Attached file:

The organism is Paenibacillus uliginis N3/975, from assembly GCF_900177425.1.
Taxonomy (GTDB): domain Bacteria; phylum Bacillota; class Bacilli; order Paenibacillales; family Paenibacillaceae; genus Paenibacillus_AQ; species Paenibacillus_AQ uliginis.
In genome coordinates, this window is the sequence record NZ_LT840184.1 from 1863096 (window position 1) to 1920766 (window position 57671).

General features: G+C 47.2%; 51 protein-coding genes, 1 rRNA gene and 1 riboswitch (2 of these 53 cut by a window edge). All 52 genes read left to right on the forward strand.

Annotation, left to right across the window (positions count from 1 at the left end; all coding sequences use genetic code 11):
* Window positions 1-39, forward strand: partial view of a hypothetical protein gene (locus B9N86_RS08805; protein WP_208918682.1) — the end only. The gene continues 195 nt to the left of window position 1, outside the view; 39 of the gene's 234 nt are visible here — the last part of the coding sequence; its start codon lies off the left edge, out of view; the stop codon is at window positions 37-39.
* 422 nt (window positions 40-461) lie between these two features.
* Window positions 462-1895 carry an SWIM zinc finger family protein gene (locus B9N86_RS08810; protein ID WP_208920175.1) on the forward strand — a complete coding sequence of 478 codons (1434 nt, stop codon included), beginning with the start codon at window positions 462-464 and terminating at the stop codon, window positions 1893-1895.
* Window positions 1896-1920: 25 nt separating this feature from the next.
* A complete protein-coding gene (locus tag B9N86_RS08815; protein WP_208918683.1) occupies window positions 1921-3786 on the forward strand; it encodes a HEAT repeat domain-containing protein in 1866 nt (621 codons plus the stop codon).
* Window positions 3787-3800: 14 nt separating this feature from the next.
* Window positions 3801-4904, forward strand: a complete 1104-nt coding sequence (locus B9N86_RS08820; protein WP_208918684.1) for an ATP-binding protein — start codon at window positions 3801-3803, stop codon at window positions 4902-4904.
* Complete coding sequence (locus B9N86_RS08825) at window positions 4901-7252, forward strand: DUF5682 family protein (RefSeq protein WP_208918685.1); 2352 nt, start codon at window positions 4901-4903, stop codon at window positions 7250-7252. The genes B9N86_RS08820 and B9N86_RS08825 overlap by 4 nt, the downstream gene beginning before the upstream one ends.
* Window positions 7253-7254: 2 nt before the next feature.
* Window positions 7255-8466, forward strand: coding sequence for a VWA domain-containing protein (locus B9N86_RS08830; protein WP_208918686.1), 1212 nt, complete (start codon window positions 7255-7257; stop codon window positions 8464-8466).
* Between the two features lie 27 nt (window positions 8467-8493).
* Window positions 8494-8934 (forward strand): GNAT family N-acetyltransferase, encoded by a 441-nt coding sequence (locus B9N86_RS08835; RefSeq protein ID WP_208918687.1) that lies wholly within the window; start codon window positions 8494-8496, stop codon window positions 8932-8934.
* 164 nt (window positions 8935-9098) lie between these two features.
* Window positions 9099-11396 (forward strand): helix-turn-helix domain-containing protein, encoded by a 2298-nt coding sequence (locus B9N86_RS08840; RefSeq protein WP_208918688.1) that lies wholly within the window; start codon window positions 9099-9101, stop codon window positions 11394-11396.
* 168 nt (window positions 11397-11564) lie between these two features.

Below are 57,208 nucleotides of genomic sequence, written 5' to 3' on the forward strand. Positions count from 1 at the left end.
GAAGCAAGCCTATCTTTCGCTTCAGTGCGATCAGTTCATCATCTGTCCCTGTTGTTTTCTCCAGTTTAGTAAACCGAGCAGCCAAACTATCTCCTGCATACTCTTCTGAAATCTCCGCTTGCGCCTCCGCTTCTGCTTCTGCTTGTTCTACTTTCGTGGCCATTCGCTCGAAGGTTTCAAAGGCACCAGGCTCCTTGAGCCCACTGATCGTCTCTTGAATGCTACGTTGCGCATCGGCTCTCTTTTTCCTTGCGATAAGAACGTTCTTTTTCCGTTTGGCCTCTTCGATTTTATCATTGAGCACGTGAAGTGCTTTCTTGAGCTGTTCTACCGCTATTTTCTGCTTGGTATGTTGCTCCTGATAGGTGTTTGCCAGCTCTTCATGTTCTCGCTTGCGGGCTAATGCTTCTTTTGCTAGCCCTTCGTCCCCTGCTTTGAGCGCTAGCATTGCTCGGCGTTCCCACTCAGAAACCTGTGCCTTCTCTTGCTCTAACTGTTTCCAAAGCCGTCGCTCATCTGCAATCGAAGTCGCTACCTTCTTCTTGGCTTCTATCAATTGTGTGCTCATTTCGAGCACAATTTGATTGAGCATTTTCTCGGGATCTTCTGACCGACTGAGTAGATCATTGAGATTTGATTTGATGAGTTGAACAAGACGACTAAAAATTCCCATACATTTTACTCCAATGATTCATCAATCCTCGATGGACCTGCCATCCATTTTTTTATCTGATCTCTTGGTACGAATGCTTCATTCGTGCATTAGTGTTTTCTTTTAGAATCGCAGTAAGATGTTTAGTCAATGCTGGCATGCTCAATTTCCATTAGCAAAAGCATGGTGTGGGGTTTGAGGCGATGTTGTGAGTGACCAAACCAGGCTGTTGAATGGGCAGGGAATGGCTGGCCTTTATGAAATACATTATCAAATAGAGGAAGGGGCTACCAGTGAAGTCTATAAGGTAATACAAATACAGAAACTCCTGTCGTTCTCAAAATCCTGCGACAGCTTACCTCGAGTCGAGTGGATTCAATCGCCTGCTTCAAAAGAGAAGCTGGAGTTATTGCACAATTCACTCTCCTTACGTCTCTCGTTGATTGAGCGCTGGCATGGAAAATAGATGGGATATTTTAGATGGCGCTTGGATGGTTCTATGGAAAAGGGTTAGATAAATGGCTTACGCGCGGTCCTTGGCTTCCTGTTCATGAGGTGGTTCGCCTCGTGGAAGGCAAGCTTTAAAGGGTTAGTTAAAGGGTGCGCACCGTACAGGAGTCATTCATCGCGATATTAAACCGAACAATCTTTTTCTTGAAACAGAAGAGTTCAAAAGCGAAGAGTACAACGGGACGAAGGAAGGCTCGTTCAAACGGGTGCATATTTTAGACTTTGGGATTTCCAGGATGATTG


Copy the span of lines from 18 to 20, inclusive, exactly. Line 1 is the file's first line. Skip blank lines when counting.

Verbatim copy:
* 164 nt (window positions 8935-9098) lie between these two features.
* Window positions 9099-11396 (forward strand): helix-turn-helix domain-containing protein, encoded by a 2298-nt coding sequence (locus B9N86_RS08840; RefSeq protein WP_208918688.1) that lies wholly within the window; start codon window positions 9099-9101, stop codon window positions 11394-11396.
* 168 nt (window positions 11397-11564) lie between these two features.